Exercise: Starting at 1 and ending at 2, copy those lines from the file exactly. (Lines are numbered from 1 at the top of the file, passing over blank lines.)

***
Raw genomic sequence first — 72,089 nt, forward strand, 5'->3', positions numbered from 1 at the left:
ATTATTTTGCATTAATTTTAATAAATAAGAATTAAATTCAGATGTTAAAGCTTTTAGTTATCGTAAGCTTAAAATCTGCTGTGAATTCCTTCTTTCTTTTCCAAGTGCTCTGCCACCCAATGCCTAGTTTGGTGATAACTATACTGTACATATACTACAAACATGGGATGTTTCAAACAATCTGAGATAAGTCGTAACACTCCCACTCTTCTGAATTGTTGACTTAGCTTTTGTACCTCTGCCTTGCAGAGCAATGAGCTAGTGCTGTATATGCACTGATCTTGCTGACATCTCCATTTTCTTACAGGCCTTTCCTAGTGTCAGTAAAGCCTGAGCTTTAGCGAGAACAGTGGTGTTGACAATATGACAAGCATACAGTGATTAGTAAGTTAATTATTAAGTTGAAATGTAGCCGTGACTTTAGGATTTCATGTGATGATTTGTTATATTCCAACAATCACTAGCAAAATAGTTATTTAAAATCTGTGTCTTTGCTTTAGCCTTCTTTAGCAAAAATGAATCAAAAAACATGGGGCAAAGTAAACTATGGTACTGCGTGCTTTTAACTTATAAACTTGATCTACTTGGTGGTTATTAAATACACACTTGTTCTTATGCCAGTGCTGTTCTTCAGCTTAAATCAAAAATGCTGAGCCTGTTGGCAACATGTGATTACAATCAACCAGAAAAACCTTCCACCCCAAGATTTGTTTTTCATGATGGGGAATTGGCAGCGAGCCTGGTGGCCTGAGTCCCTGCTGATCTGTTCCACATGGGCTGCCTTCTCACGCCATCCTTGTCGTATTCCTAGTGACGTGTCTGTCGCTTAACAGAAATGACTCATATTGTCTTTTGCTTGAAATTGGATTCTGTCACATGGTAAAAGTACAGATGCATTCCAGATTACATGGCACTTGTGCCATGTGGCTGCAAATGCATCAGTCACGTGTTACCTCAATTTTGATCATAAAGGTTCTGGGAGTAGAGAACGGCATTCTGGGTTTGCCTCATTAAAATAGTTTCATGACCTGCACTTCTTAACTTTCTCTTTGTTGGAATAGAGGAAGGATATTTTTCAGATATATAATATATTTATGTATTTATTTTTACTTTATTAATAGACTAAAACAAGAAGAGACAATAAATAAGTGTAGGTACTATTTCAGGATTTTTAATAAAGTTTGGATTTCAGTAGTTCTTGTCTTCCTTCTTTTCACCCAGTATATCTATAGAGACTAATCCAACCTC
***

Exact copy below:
Raw genomic sequence first — 72,089 nt, forward strand, 5'->3', positions numbered from 1 at the left:
ATTATTTTGCATTAATTTTAATAAATAAGAATTAAATTCAGATGTTAAAGCTTTTAGTTATCGTAAGCTTAAAATCTGCTGTGAATTCCTTCTTTCTTTTCCAAGTGCTCTGCCACCCAATGCCTAGTTTGGTGATAACTATACTGTACATATACTACAAACATGGGATGTTTCAAACAATCTGAGATAAGTCGTAACACTCCCACTCTTCTGAATTGTTGACTTAGCTTTTGTACCTCTGCCTTGCAGAGCAATGAGCTAGTGCTGTATATGCACTGATCTTGCTGACATCTCCATTTTCTTACAGGCCTTTCCTAGTGTCAGTAAAGCCTGAGCTTTAGCGAGAACAGTGGTGTTGACAATATGACAAGCATACAGTGATTAGTAAGTTAATTATTAAGTTGAAATGTAGCCGTGACTTTAGGATTTCATGTGATGATTTGTTATATTCCAACAATCACTAGCAAAATAGTTATTTAAAATCTGTGTCTTTGCTTTAGCCTTCTTTAGCAAAAATGAATCAAAAAACATGGGGCAAAGTAAACTATGGTACTGCGTGCTTTTAACTTATAAACTTGATCTACTTGGTGGTTATTAAATACACACTTGTTCTTATGCCAGTGCTGTTCTTCAGCTTAAATCAAAAATGCTGAGCCTGTTGGCAACATGTGATTACAATCAACCAGAAAAACCTTCCACCCCAAGATTTGTTTTTCATGATGGGGAATTGGCAGCGAGCCTGGTGGCCTGAGTCCCTGCTGATCTGTTCCACATGGGCTGCCTTCTCACGCCATCCTTGTCGTATTCCTAGTGACGTGTCTGTCGCTTAACAGAAATGACTCATATTGTCTTTTGCTTGAAATTGGATTCTGTCACATGGTAAAAGTACAGATGCATTCCAGATTACATGGCACTTGTGCCATGTGGCTGCAAATGCATCAGTCACGTGTTACCTCAATTTTGATCATAAAGGTTCTGGGAGTAGAGAACGGCATTCTGGGTTTGCCTCATTAAAATAGTTTCATGACCTGCACTTCTTAACTTTCTCTTTGTTGGAATAGAGGAAGGATATTTTTCAGATATATAATATATTTATGTATTTATTTTTACTTTATTAATAGACTAAAACAAGAAGAGACAATAAATAAGTGTAGGTACTATTTCAGGATTTTTAATAAAGTTTGGATTTCAGTAGTTCTTGTCTTCCTTCTTTTCACCCAGTATATCTATAGAGACTAATCCAACCTC